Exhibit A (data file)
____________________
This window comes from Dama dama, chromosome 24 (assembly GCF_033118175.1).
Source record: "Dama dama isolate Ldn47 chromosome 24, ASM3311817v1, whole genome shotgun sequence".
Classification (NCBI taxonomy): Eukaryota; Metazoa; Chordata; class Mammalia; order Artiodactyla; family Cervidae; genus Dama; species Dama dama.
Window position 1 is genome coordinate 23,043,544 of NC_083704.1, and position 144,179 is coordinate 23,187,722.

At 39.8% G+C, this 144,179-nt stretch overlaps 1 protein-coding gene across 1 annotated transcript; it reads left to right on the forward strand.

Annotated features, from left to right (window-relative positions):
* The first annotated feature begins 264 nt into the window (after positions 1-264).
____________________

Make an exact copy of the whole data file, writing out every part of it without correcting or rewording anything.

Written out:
This window comes from Dama dama, chromosome 24 (assembly GCF_033118175.1).
Source record: "Dama dama isolate Ldn47 chromosome 24, ASM3311817v1, whole genome shotgun sequence".
Classification (NCBI taxonomy): Eukaryota; Metazoa; Chordata; class Mammalia; order Artiodactyla; family Cervidae; genus Dama; species Dama dama.
Window position 1 is genome coordinate 23,043,544 of NC_083704.1, and position 144,179 is coordinate 23,187,722.

At 39.8% G+C, this 144,179-nt stretch overlaps 1 protein-coding gene across 1 annotated transcript; it reads left to right on the forward strand.

Annotated features, from left to right (window-relative positions):
* The first annotated feature begins 264 nt into the window (after positions 1-264).